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I've been using the Duolingo app to get some extra practice and have just come across the following questions:

Translate:

  1. La niña se come una manzana.
  2. Ella se come la manzana.

And the answers are:

  1. The girl eats an apple.
  2. She eats the apple.

Why are they using 'se impersonal' here? Does it make sense, and how is it different than:

  1. La niña come una manzana.
  2. Ella come la manzana.
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    That's not the se impersonal, that's just a verb with a pronominal usage (that is, it conjugates if reflexive, but the meaning is not). Quite different structures, as se impersonal can't be used in other persons, but me como una manzana is perfectly fine. comer as a verbo pronominal means to eat something up (that is, to scarf it down or gobble it up). Thus, it's slightly different than comer as a verbo transitivo which just means to eat in the sense of to intake food). – user0721090601 Oct 21 '15 at 22:16
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The short answer: no, it is not an impersonal se; BUT, it is not reflexive either.

I know this is indeed a hard topic, but that should make us be extremely careful with this. There are 7 usages of "se":

  1. Reflexive
  2. Reciprocal
  3. Variant of "le"
  4. Part of pronominal verb
  5. Passive
  6. Impersonal
  7. Dative

In this case, your sentence has the 7th one. We call it "Dativo ético" in Spanish. Here, "se" is used only for emphasis. It has no other meaning at all, and consequently, you can remove it without changing anything in the meaning. However, using this is more natural.

Ella come la manzana = She eats the apple

This is a valid sentence, but it sounds little natural. Instead, we say

Ella se come la manzana.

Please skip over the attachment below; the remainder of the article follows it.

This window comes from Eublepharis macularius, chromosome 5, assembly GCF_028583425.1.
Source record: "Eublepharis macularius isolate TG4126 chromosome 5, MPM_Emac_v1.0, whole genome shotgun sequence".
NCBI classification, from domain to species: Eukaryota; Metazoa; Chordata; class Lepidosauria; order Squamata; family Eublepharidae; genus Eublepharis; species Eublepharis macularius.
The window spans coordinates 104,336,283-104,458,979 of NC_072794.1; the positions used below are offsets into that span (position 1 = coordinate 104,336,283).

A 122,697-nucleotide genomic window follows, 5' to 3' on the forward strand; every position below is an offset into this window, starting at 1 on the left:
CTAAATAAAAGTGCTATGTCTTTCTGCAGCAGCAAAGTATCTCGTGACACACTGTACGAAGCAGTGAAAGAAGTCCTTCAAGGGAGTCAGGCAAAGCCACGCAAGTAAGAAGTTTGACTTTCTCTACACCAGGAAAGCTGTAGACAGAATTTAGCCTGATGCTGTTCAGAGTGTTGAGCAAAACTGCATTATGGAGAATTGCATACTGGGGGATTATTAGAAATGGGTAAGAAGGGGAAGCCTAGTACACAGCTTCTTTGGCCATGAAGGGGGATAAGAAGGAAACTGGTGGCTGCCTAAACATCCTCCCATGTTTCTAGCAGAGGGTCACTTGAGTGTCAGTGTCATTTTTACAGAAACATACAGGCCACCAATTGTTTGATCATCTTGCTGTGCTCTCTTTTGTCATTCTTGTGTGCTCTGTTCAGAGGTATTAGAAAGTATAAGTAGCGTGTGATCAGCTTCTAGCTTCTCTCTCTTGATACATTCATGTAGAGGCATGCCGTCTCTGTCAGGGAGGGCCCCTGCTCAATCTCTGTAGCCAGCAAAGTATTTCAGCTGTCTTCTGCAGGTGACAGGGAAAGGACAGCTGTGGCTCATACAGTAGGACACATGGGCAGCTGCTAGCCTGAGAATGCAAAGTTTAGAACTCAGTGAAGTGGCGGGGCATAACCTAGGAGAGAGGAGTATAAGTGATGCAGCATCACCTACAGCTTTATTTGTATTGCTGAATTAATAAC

The meaning is the same. At most, you can say "she eats it for her", which is a little obvious, but check that it is more "visual". "Ella come" is a subject+verb construction. It has the same structure as "ella hace". If you add "se", it implies a reminiscence of "action back to her". However, these are meaningless nuances.

In short, it is prescindible, but it makes it sound much more natural.


I'm saying this because I've seen other answers are "not accurate". There's one thing true: it is not impersonal. There is a subject, so the discussion is ended. "Impersonal" means "no subject", so it is not impersonal.

But it isn't reflexive either, because a "reflexive se" means that "se" is the object, and here the object is "la manzana", so it cannot be reflexive.

You could discard all others in the list. Only the 7th usage is the one here. Hope this helps to clear it a little bit.

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  • The meaning with or without se is not the same. Se come la manzana implies completeness. – pablodf76 Apr 16 '18 at 11:25
  • As I point out in a comment of other answer, I don't agree with that, but if you can tell us why you say that it will probably be interesting. – FGSUZ Apr 16 '18 at 17:57
  • See my answer. I checked with the NGLE to make sure, but it's impossible to link to the relevant passage. I'll try and take some screenshots at least. – pablodf76 Apr 16 '18 at 20:43
  • Oh I see you expanded your answer. The links you give are pretty interesting.... However, I didn't see much difference. They just say that they are "datives", but does it say anything about "completeness"? If so, where? – FGSUZ Apr 16 '18 at 21:06
  • I've just added another couple of references which I'd forgotten. The treatment of the subject in the NGLE is a bit muddled to say the least. – pablodf76 Apr 16 '18 at 21:12
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There is not difference. There is no reason to use or not to use the reflexive "se" at least in this sentences.

It is the same "la niña SE come una manzana" and "la niña come una manzana".

I would guess that it depends on the region but in Colombia you would most frequently hear us use the "se" sentence.

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  • 1